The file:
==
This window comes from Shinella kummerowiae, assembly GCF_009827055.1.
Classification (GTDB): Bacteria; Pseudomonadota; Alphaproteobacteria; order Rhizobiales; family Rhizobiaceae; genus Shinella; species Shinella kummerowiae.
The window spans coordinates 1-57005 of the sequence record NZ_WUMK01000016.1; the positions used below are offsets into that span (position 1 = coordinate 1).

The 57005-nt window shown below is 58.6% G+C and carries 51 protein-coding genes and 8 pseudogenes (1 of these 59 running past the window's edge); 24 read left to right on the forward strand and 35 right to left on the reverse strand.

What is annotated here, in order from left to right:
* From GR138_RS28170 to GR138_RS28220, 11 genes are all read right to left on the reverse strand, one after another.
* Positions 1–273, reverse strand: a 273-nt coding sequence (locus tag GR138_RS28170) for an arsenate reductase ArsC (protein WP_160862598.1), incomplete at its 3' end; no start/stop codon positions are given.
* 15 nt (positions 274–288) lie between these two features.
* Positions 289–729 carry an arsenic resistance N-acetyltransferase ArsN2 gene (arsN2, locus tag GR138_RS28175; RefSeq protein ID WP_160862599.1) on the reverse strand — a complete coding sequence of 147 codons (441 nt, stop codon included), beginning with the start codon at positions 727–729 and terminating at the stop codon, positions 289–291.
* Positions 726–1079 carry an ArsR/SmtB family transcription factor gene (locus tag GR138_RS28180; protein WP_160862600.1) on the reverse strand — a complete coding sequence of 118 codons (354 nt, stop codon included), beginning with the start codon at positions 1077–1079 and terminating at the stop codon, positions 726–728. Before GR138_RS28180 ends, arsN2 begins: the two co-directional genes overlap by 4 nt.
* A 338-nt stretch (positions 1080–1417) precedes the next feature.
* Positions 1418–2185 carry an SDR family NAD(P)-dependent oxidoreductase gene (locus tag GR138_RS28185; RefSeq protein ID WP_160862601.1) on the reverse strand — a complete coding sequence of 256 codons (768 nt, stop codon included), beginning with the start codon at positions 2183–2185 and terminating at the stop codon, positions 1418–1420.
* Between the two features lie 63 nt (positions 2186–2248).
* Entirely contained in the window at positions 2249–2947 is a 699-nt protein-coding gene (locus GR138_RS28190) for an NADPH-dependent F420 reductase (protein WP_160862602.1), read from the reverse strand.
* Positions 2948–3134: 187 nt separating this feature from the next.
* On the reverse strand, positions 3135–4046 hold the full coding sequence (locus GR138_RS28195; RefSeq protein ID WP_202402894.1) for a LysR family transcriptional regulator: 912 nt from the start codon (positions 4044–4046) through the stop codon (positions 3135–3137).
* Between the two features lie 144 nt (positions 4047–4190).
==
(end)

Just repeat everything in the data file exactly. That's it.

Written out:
This window comes from Shinella kummerowiae, assembly GCF_009827055.1.
Classification (GTDB): Bacteria; Pseudomonadota; Alphaproteobacteria; order Rhizobiales; family Rhizobiaceae; genus Shinella; species Shinella kummerowiae.
The window spans coordinates 1-57005 of the sequence record NZ_WUMK01000016.1; the positions used below are offsets into that span (position 1 = coordinate 1).

The 57005-nt window shown below is 58.6% G+C and carries 51 protein-coding genes and 8 pseudogenes (1 of these 59 running past the window's edge); 24 read left to right on the forward strand and 35 right to left on the reverse strand.

What is annotated here, in order from left to right:
* From GR138_RS28170 to GR138_RS28220, 11 genes are all read right to left on the reverse strand, one after another.
* Positions 1–273, reverse strand: a 273-nt coding sequence (locus tag GR138_RS28170) for an arsenate reductase ArsC (protein WP_160862598.1), incomplete at its 3' end; no start/stop codon positions are given.
* 15 nt (positions 274–288) lie between these two features.
* Positions 289–729 carry an arsenic resistance N-acetyltransferase ArsN2 gene (arsN2, locus tag GR138_RS28175; RefSeq protein ID WP_160862599.1) on the reverse strand — a complete coding sequence of 147 codons (441 nt, stop codon included), beginning with the start codon at positions 727–729 and terminating at the stop codon, positions 289–291.
* Positions 726–1079 carry an ArsR/SmtB family transcription factor gene (locus tag GR138_RS28180; protein WP_160862600.1) on the reverse strand — a complete coding sequence of 118 codons (354 nt, stop codon included), beginning with the start codon at positions 1077–1079 and terminating at the stop codon, positions 726–728. Before GR138_RS28180 ends, arsN2 begins: the two co-directional genes overlap by 4 nt.
* A 338-nt stretch (positions 1080–1417) precedes the next feature.
* Positions 1418–2185 carry an SDR family NAD(P)-dependent oxidoreductase gene (locus tag GR138_RS28185; RefSeq protein ID WP_160862601.1) on the reverse strand — a complete coding sequence of 256 codons (768 nt, stop codon included), beginning with the start codon at positions 2183–2185 and terminating at the stop codon, positions 1418–1420.
* Between the two features lie 63 nt (positions 2186–2248).
* Entirely contained in the window at positions 2249–2947 is a 699-nt protein-coding gene (locus GR138_RS28190) for an NADPH-dependent F420 reductase (protein WP_160862602.1), read from the reverse strand.
* Positions 2948–3134: 187 nt separating this feature from the next.
* On the reverse strand, positions 3135–4046 hold the full coding sequence (locus GR138_RS28195; RefSeq protein ID WP_202402894.1) for a LysR family transcriptional regulator: 912 nt from the start codon (positions 4044–4046) through the stop codon (positions 3135–3137).
* Between the two features lie 144 nt (positions 4047–4190).